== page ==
How to Test a Stator with a Multimeter – Beginner’s Guide


As an electrical engineer from Stanford University with over 7 years of experience using multimeters.

If you’re experiencing electrical issues with your motorcycle, ATV, or other small engines, the stator may be the culprit.

The stator generates electricity to charge the battery and power the electrical system. If the stator fails, it can cause problems like a dead battery, dim lights, or a complete loss of power.

Fortunately, testing a stator with a multimeter is a relatively simple process that can save you time compared to taking your vehicle to a mechanic.

In this guide, we’ll walk you through the steps to test a stator with a multimeter. So, let’s dive in!

How To Test A Stator With A Multimeter? You need to switch the dial to the ohms setting. Then, touch the probes to the stator terminals. If the reading you get is infinite, it means the stator is bad. But, if the reading shows zero or close to zero, you have a good stator.

Stator Visual Inspection

Before we start testing the stator, it’s important to visually inspect the stator and its wiring to see if there are any obvious signs of damage or wear. This step is crucial to ensure you don’t waste time testing a stator that is damaged beyond repair.

Start by inspecting the stator windings for any signs of physical damage, such as cracks, breaks, or burn marks. Additionally, check the stator’s connections and wires for any loose or corroded connections, as this can affect the stator’s performance.

If you notice any physical damage or worn-out connections, it’s best to replace the stator before attempting to test it. However, if everything looks good, you can proceed with testing the stator using a multimeter.

How To Test A Stator With A Multimeter

Now that we’ve completed the visual inspection, it’s time to move on to the actual testing of the stator with a multimeter. There are three main methods for testing a stator with a multimeter: voltage checks, static test, and dynamic test. Let’s take a closer look at each of these methods.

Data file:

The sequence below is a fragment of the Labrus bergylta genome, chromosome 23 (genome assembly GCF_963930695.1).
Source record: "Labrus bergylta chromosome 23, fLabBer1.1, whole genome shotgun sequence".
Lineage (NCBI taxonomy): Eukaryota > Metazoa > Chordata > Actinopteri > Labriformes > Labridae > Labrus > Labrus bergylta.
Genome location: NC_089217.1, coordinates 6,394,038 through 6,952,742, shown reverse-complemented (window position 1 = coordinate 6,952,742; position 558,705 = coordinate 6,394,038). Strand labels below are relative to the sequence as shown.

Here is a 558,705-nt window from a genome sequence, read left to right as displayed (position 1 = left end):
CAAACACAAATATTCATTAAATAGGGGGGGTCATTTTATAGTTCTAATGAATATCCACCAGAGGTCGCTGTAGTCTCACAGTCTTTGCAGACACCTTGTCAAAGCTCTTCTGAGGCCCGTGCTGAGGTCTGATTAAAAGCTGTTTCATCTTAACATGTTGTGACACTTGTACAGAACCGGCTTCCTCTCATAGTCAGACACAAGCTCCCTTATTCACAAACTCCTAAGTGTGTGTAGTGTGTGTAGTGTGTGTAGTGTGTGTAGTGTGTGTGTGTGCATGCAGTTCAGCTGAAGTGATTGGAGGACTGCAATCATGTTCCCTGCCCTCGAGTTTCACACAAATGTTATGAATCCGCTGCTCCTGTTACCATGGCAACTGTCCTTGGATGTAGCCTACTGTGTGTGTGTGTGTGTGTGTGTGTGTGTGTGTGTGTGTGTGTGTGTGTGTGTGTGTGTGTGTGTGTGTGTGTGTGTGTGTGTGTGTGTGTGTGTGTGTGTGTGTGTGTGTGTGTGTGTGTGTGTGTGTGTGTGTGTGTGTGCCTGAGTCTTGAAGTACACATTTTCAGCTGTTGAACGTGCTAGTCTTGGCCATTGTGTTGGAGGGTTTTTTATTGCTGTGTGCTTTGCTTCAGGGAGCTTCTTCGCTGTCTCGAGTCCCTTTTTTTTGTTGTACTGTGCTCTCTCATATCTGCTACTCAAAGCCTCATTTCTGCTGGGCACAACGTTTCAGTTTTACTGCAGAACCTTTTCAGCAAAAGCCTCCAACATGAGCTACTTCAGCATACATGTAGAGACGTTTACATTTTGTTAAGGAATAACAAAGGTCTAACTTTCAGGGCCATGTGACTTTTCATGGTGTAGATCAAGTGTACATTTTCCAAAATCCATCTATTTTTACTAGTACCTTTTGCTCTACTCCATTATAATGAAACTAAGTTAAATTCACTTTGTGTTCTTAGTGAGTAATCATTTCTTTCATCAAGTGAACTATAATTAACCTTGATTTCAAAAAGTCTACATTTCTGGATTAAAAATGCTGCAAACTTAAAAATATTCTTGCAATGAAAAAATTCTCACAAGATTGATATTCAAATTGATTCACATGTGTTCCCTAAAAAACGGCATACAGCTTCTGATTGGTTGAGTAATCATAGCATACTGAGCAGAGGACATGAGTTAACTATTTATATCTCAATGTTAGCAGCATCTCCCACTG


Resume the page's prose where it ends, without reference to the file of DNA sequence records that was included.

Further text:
SIDENOTE: Stators can come in two varieties: 3-wire and 5-wire. The steps provided below are specifically for testing 3 wire stators.

Stator Static Test

The static stator test is a crucial step if your engine or vehicle fails to start, and it involves measuring the resistance within all the wire phases coming out of your stator.

Here’s how you can carry out the test:

1. Ensuring Safety and Preparation

Make sure your engine is switched off. Then, set your multimeter dial to the Ohm or resistance logo, and you should see that it reads “O.L.” This indicates that all connections are in an open loop and that there are no shortages or grounding issues.

2. Testing Phases of the Stator

Place the positive multimeter lead on one phase (let’s call it P1) and the negative lead on another phase (P2). You should also measure between P2 and P3, as well as between P3 and P1.

If the multimeter reads zero “0” while measuring between any of these phases, it means there’s a problem within your stator or its wires, and something needs to be fixed.

3. Consider Model and Multimeter Compatibility

Note that the expected ohm reading from this test may differ based on your stator model, and not all multimeters may have the necessary features to carry out this test accurately.

4. Individual Wire Testing against Ground

Another test you can carry out with every type of multimeter is checking each wire individually against a grounded metal surface nearby. To do this, set your multimeter to Ohms or resistance, and the “O.L.” should pop up on the screen.